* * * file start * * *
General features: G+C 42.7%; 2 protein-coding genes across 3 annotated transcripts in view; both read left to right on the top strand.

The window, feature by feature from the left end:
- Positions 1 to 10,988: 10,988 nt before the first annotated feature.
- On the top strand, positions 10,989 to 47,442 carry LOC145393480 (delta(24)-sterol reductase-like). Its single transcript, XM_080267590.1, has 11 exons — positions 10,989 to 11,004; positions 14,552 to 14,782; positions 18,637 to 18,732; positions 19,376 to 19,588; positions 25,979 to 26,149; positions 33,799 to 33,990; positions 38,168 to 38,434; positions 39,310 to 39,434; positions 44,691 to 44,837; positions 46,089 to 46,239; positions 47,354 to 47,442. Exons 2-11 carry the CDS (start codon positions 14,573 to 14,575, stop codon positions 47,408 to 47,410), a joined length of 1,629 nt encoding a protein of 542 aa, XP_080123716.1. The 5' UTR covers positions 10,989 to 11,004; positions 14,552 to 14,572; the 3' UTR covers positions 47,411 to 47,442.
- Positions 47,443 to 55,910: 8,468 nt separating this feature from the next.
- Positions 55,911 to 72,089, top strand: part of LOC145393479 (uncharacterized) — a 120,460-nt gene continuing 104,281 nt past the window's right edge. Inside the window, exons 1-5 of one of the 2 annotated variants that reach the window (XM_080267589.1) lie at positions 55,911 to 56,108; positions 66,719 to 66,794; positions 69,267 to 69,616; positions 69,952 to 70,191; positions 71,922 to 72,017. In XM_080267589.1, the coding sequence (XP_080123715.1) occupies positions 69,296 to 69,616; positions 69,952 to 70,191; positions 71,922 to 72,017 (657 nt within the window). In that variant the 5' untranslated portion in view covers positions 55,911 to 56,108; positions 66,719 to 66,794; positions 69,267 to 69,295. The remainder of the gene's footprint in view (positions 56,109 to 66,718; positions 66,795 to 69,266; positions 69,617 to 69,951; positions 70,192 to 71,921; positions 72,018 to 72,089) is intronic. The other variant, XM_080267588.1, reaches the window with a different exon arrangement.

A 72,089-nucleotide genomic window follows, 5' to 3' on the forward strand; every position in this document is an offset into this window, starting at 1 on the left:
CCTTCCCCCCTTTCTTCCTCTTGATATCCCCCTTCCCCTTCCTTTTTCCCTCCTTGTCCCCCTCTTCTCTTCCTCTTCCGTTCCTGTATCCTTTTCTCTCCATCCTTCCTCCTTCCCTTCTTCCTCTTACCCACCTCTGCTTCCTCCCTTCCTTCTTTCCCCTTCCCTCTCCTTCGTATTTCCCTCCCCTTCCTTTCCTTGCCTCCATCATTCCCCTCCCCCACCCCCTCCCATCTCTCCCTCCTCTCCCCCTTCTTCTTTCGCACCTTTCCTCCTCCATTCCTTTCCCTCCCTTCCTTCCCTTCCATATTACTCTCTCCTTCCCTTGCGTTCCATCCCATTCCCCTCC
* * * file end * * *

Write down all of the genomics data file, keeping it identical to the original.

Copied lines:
General features: G+C 42.7%; 2 protein-coding genes across 3 annotated transcripts in view; both read left to right on the top strand.

The window, feature by feature from the left end:
- Positions 1 to 10,988: 10,988 nt before the first annotated feature.
- On the top strand, positions 10,989 to 47,442 carry LOC145393480 (delta(24)-sterol reductase-like). Its single transcript, XM_080267590.1, has 11 exons — positions 10,989 to 11,004; positions 14,552 to 14,782; positions 18,637 to 18,732; positions 19,376 to 19,588; positions 25,979 to 26,149; positions 33,799 to 33,990; positions 38,168 to 38,434; positions 39,310 to 39,434; positions 44,691 to 44,837; positions 46,089 to 46,239; positions 47,354 to 47,442. Exons 2-11 carry the CDS (start codon positions 14,573 to 14,575, stop codon positions 47,408 to 47,410), a joined length of 1,629 nt encoding a protein of 542 aa, XP_080123716.1. The 5' UTR covers positions 10,989 to 11,004; positions 14,552 to 14,572; the 3' UTR covers positions 47,411 to 47,442.
- Positions 47,443 to 55,910: 8,468 nt separating this feature from the next.
- Positions 55,911 to 72,089, top strand: part of LOC145393479 (uncharacterized) — a 120,460-nt gene continuing 104,281 nt past the window's right edge. Inside the window, exons 1-5 of one of the 2 annotated variants that reach the window (XM_080267589.1) lie at positions 55,911 to 56,108; positions 66,719 to 66,794; positions 69,267 to 69,616; positions 69,952 to 70,191; positions 71,922 to 72,017. In XM_080267589.1, the coding sequence (XP_080123715.1) occupies positions 69,296 to 69,616; positions 69,952 to 70,191; positions 71,922 to 72,017 (657 nt within the window). In that variant the 5' untranslated portion in view covers positions 55,911 to 56,108; positions 66,719 to 66,794; positions 69,267 to 69,295. The remainder of the gene's footprint in view (positions 56,109 to 66,718; positions 66,795 to 69,266; positions 69,617 to 69,951; positions 70,192 to 71,921; positions 72,018 to 72,089) is intronic. The other variant, XM_080267588.1, reaches the window with a different exon arrangement.

A 72,089-nucleotide genomic window follows, 5' to 3' on the forward strand; every position in this document is an offset into this window, starting at 1 on the left:
CCTTCCCCCCTTTCTTCCTCTTGATATCCCCCTTCCCCTTCCTTTTTCCCTCCTTGTCCCCCTCTTCTCTTCCTCTTCCGTTCCTGTATCCTTTTCTCTCCATCCTTCCTCCTTCCCTTCTTCCTCTTACCCACCTCTGCTTCCTCCCTTCCTTCTTTCCCCTTCCCTCTCCTTCGTATTTCCCTCCCCTTCCTTTCCTTGCCTCCATCATTCCCCTCCCCCACCCCCTCCCATCTCTCCCTCCTCTCCCCCTTCTTCTTTCGCACCTTTCCTCCTCCATTCCTTTCCCTCCCTTCCTTCCCTTCCATATTACTCTCTCCTTCCCTTGCGTTCCATCCCATTCCCCTCC